In this week’s seminar, Jack Halliday from the Plasma Physics group at Imperial College London has kindly offered to talk to us about “Investigating magnetised, radiatively driven plasmas with a university scale pulsed-power generator” (abstract below). Jack will be joining us in person in the normal room, and the seminar will be broadcast remotely. The seminar is at the normal time (3 PM, Wednesday).
Investigating magnetised, radiatively driven plasmas with a university scale pulsed-power generator
We present first results from a novel experimental platform which is able to access physics relevant to topics including indirect-drive ICF, MAGLIF, and laboratory astrophysics (for example the penetration of B-fields into HED plasmas).
This platform uses the X-Rays from a wire array Z-Pinch to irradiate a solid target, producing an outflow of ablated plasma. Target materials include silicon, aluminium, and polycarbonate. The ablated plasma expands into ambient, dynamically significant B-fields (¡× 10 T) which are supported by the current flowing through the Z-Pinch. The outflows have a well-defined (quasi-2D) morphology, enabling the study of fundamental processes typically only available in more complex, integrated schemes.
Experiments were fielded on the MAGPIE generator (1.4 MA, 240 ns). On this machine a wire array Z-Pinch produces an X-Ray pulse carrying a total energy of ¡×15 kJ over ¡×30 ns.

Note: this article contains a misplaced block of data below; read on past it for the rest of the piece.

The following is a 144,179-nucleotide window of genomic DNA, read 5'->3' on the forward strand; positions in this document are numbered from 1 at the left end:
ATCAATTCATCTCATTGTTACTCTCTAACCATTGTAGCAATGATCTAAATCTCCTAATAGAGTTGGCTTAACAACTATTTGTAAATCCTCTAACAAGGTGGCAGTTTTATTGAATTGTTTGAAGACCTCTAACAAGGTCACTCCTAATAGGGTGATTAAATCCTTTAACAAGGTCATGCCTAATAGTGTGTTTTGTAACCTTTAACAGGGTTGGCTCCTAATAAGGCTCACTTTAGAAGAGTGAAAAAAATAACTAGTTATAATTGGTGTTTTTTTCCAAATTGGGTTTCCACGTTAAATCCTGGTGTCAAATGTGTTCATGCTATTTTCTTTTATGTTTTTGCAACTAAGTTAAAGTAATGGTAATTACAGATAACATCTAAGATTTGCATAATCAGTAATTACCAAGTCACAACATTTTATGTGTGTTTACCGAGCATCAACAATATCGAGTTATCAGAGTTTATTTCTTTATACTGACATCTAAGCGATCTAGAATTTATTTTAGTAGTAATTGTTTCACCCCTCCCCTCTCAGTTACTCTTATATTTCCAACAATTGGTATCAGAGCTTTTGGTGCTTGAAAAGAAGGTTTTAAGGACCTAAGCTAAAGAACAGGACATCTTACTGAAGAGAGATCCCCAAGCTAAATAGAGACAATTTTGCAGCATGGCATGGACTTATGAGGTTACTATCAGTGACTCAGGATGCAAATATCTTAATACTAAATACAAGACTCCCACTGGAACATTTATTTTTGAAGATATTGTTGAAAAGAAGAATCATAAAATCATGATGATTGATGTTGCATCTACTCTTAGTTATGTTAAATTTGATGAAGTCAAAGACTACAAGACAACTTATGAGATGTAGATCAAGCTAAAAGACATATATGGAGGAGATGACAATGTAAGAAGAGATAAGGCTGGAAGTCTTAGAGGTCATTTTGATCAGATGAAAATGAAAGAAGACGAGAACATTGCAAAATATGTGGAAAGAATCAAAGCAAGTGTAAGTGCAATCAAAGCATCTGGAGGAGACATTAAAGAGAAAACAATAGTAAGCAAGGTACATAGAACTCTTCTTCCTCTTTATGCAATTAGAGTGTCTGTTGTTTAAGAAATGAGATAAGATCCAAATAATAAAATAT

A suite of spatially resolved diagnostics including interferometry, Thomson scattering, and Faraday rotation were used to characterise plasma conditions. These have enabled the measurement of electron density, plasma temperature, average ionisation, flow velocity, drift velocity, and B-field. Electron densities lie in the range 1017 šC 1018 cm-3, and temperatures are typically ¡×10 eV.
Results have been compared to rad-hydro and atomic codes including Chimera, HeliosCR, FLYCHK, and IMP. When considering B- field, our comparisons indicated that resistive-MHD predicts a more diffusive profile than was observed in experiment. When considering ionisation, we found a collisional-radiative approach under-predicts the average charge state seen in experiments.
The platform will also allow the direct measurement of charge state distribution (with absorption spectroscopy), and the comparison of expansion for plasmas flowing parallel/perpendicular to the B-field.